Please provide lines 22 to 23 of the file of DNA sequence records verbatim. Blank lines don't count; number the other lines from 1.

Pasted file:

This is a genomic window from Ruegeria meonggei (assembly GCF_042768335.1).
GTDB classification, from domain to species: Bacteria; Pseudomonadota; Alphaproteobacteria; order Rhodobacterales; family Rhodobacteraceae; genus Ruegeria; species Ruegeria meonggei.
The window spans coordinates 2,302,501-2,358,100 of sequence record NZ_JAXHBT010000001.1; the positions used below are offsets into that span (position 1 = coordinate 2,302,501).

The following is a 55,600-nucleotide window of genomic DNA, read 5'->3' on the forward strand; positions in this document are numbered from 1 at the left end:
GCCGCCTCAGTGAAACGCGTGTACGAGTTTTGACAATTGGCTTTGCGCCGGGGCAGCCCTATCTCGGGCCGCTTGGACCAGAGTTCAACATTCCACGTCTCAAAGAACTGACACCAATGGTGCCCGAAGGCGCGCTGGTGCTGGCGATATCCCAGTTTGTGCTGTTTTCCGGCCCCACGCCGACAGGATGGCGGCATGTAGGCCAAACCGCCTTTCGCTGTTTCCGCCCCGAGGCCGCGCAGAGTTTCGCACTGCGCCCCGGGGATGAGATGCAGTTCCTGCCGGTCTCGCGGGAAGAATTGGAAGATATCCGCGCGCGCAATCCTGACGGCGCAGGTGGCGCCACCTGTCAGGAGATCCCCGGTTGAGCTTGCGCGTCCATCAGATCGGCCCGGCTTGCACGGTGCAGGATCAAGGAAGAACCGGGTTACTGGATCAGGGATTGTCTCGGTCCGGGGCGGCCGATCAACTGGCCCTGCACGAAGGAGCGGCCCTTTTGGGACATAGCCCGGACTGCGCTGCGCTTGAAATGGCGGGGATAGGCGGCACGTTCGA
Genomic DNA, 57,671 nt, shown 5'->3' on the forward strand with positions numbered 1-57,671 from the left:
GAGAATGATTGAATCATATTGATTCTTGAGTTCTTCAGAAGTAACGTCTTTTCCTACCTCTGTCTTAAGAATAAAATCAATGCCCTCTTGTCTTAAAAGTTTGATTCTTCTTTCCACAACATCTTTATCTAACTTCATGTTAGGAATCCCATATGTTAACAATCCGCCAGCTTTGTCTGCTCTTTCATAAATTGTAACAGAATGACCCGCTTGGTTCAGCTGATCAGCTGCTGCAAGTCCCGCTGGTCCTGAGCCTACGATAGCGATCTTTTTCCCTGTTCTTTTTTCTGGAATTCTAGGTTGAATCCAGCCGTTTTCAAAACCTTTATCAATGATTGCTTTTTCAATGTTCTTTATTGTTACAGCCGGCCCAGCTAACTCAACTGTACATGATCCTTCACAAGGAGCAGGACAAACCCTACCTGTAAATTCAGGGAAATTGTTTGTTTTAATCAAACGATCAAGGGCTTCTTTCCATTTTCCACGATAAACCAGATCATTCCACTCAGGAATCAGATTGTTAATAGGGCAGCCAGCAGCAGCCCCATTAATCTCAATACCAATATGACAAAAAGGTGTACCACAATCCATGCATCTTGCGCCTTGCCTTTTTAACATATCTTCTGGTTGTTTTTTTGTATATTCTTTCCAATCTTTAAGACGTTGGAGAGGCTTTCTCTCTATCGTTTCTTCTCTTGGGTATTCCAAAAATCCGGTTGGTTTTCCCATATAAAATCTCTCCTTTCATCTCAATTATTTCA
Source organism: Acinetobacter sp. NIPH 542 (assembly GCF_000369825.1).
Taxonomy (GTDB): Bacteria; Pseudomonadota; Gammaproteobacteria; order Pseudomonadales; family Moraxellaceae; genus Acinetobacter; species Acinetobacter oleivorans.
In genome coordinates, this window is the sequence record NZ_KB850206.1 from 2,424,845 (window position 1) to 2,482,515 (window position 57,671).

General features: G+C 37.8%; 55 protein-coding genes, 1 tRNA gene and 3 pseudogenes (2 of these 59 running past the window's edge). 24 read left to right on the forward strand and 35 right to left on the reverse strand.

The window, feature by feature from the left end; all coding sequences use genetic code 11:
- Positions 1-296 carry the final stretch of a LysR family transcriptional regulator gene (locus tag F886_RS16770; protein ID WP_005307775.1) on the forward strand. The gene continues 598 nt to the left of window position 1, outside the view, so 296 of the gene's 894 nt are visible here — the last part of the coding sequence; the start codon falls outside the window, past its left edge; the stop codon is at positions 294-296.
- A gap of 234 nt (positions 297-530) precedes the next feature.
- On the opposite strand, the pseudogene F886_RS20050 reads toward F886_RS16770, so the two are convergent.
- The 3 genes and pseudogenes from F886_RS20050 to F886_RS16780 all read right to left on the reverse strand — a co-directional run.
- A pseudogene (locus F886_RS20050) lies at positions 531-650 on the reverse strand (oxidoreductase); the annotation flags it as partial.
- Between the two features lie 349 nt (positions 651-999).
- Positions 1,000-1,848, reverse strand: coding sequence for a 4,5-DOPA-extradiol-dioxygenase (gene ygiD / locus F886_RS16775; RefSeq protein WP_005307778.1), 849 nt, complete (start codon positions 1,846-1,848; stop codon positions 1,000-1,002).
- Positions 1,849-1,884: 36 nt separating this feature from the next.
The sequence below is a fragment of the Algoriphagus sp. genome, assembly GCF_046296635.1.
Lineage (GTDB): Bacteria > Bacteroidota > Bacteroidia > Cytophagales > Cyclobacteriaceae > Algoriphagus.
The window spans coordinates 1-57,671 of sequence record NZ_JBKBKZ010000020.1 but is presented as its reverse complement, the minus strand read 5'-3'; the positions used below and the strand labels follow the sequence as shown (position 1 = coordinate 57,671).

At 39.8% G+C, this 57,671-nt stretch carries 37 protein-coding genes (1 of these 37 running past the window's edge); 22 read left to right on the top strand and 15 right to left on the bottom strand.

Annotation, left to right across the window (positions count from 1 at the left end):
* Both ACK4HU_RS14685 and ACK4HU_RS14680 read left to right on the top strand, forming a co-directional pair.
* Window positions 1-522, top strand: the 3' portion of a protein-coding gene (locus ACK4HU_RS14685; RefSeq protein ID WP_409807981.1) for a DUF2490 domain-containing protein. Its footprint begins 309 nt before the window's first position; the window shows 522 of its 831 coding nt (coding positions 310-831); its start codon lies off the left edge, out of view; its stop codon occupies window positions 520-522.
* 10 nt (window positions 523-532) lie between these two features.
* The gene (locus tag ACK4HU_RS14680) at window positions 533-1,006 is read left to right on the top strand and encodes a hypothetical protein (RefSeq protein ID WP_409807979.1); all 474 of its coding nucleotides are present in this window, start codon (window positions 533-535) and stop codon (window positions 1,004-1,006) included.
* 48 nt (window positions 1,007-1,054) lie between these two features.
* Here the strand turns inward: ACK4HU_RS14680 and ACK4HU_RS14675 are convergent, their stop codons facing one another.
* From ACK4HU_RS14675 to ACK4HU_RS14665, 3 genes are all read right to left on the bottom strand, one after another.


Lineage (GTDB): Bacteria > Bacteroidota > Bacteroidia > Cytophagales > Cyclobacteriaceae > Algoriphagus.
The window spans coordinates 1-57,671 of sequence record NZ_JBKBKZ010000020.1 but is presented as its reverse complement, the minus strand read 5'-3'; the positions used below and the strand labels follow the sequence as shown (position 1 = coordinate 57,671).